Struggling burger chain Byron Burger has received a £10 million cash boost from existing investors as it looks to rejuvenate the brand.
The investment follows a company voluntary agreement (CVA) last year which saw the group close 19 branches. Byron also saw a £34.5m injection from private equity firm Three Hills Capital Partners, which became the controlling shareholder.
After seeing a pre-tax loss of £55m in the year to June 2017, Byron introduced price cuts and switched up the menu. It also launched vegan burgers and craft beers.
Now, the additional £10m, which was first reported by the Sunday Times, will be used to further propel Byron towards a new lease of life. Bold changes are expected. Harden’s understands Byron has even changed meat supplier.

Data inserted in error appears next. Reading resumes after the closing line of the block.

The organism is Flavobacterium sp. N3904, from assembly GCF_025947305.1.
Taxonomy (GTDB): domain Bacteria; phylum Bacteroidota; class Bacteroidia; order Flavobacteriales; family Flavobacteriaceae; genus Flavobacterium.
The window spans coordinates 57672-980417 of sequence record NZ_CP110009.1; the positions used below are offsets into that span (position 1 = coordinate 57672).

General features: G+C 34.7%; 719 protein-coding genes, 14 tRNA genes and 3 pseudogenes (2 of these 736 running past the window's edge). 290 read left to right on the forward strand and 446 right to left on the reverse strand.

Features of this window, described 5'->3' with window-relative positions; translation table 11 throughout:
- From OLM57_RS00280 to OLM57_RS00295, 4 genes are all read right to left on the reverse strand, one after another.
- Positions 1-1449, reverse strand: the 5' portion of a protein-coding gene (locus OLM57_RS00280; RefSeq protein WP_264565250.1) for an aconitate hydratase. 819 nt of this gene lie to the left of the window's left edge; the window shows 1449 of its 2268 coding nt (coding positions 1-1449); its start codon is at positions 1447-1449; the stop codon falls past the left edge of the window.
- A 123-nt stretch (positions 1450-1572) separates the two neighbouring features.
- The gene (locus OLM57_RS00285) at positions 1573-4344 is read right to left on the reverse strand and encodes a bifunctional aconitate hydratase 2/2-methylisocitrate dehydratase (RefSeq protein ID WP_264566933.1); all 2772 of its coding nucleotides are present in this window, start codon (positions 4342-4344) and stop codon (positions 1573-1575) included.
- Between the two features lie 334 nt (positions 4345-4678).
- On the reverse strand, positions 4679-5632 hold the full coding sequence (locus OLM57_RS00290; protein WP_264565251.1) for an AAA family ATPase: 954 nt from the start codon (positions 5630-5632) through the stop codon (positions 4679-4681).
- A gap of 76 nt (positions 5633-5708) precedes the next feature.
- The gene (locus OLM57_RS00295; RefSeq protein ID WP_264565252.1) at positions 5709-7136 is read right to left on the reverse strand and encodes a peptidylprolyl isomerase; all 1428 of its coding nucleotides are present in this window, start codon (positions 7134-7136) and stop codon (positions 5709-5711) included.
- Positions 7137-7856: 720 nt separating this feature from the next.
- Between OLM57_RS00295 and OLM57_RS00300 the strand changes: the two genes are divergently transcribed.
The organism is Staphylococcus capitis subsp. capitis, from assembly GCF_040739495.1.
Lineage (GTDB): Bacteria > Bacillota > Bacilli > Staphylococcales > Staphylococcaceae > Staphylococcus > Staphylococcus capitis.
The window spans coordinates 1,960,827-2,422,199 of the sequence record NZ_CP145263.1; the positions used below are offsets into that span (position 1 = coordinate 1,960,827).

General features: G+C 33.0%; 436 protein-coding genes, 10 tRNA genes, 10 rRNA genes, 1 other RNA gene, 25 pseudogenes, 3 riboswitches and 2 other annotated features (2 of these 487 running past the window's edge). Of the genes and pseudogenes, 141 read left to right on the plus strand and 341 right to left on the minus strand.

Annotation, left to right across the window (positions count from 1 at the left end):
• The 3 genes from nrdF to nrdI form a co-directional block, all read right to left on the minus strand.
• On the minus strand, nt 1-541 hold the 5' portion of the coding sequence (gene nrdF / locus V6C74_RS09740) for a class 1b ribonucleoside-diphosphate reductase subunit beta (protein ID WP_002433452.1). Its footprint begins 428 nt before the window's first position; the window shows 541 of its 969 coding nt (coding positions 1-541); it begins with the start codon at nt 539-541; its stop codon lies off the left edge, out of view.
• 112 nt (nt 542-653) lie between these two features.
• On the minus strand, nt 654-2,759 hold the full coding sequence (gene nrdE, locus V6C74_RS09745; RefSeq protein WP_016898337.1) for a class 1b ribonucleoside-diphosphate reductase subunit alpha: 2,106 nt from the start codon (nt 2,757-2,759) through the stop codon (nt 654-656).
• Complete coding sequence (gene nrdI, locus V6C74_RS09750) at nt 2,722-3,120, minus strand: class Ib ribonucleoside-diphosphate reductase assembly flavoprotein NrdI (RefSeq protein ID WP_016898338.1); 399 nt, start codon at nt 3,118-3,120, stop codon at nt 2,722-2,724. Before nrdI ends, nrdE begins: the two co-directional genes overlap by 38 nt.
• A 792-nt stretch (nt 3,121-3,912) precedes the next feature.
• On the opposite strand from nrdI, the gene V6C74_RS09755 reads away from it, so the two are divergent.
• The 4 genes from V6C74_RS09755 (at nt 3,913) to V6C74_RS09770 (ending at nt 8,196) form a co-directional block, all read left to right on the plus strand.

Russell Hoare, chief financial officer, said the money marks “a clear sign that the Byron chain is now on the right track”.
He said: “We are making good progress across the board.”
In recent years, Byron has lost popularity with reporters: they feel that “once upon a time, this posh burger chain stood out from the pack”, but nowadays, less so.
The company was founded in 2007 by Tom Byng and restaurant group Gondola. Expansion was rapid and the business grew to 34 sites. When investment firm Hutton Collins bought Byron for £100m in 2013, some 100 restaurants were said to be in the offing.
Still, there was some support in the 2019 survey for the idea that supporting the brand now may pay off in the long term: “the business may be in trouble, but the burgers are still the real deal”!